According to the US Preventive Services Task Force, aspirin’s proven benefits are reason enough for people to start using it if they have at least a 6% chance of developing coronary heart disease in the next 10 years. By contrast, the American Heart Association recommends aspirin for people whose 10-year risk of developing coronary heart disease is 10% or higher, as long they have no medical contraindications for taking the drug. A doctor can help you calculate your cardiovascular risk based on factors such as tobacco use, cholesterol, and blood pressure. You can also assess your cardiovascular risk by using online risk factor calculators available at the American Heart Association website.
Life Extension strongly recommends that people who have already had a heart attack (or other episode of heart disease) discuss aspirin therapy with their doctor as part of a strategy to prevent future problems. Life Extension also suggests that people with no previous history of cardiovascular disease—but who are nevertheless at high risk for heart disease—strongly consider aspirin therapy in consultation with their personal physician. The recommended dose for preventing heart-related problems is 81-325 mg daily. Speak with your doctor about your personal needs before beginning aspirin therapy.
Hormones and Cardiovascular Health
Testosterone and estrogen balance (men). Recent studies suggest that testosterone-replacement may improve the symptoms of vascular disease. A placebo-controlled crossover study in men with ischemic heart disease and low testosterone levels reported that exercise time and the time to development of ischemic changes on a treadmill test were both increased with testosterone-replacement therapy (Malkin, 2004).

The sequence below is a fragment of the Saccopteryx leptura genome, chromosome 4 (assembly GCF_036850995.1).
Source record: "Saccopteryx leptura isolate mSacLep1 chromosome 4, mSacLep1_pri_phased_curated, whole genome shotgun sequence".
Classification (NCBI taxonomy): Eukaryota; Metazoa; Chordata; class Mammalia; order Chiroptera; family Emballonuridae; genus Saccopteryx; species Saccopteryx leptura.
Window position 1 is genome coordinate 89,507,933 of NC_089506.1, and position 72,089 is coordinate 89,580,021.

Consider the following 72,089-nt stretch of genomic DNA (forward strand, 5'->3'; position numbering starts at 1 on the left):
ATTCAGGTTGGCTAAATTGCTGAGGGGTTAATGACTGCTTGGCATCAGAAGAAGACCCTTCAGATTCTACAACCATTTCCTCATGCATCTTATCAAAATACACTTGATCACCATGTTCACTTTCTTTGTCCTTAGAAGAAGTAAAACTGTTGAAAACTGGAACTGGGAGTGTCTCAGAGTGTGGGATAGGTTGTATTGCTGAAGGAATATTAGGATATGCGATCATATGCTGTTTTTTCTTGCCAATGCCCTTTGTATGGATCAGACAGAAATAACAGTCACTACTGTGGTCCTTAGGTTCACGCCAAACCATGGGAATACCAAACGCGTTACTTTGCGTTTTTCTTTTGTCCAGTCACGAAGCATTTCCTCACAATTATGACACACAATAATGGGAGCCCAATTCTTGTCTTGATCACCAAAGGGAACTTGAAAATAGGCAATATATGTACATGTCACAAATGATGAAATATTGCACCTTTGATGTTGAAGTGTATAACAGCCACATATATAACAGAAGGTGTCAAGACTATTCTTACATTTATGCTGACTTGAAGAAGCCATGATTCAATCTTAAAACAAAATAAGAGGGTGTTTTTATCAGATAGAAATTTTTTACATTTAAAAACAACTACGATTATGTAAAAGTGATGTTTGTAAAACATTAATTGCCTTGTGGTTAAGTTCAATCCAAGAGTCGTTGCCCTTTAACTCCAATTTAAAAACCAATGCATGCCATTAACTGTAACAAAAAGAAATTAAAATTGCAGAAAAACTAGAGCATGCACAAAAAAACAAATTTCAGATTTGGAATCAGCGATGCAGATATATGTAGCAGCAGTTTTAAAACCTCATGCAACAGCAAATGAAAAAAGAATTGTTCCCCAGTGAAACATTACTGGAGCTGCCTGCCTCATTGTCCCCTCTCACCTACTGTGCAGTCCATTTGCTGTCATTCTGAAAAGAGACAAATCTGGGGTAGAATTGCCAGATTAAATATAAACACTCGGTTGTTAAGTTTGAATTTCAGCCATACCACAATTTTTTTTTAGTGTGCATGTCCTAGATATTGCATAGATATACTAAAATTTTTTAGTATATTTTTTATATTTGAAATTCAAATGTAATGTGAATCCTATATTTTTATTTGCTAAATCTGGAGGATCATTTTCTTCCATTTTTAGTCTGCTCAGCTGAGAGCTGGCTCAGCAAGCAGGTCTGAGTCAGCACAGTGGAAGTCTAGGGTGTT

It has been shown that men with lower levels of testosterone have poorer endothelial function. In a study of 187 males, researchers found that those men in the highest quartile of testosterone levels had 1.7 fold greater flow mediated dilation, a marker of endothelial function (Akishita, 2007).
In another study, researchers examined the correlation between testosterone levels and mortality in over 900 men with coronary heart disease. The team found that the mortality rate in patients with testosterone deficiency was 21%, while only 12% of subjects with normal testosterone levels died. The authors of the study concluded that “in patients with coronary disease testosterone deficiency is common and impacts significantly negatively on survival” (Malkin, 2010).
Researchers analyzed 30-day survival data for 126 men who had suffered a heart attack. All of the men who did not survive were found to have low total testosterone levels (<= 300 ng/dL). The team went on to conclude that “a low level of testosterone was independently related to total short-term [post-heart attack] mortality (Militaru, 2010).
Testosterone levels are also inversely associated with the development of coronary artery disease. In a study of men 45 years of age or younger, researchers found that subjects with diagnosed coronary artery disease had significantly lower levels of free testosterone than did healthy, age-matched controls. The researchers went on to caution that, based on their findings, “a low level of free testosterone may be related to the development of premature coronary artery disease” (Turhan, 2007).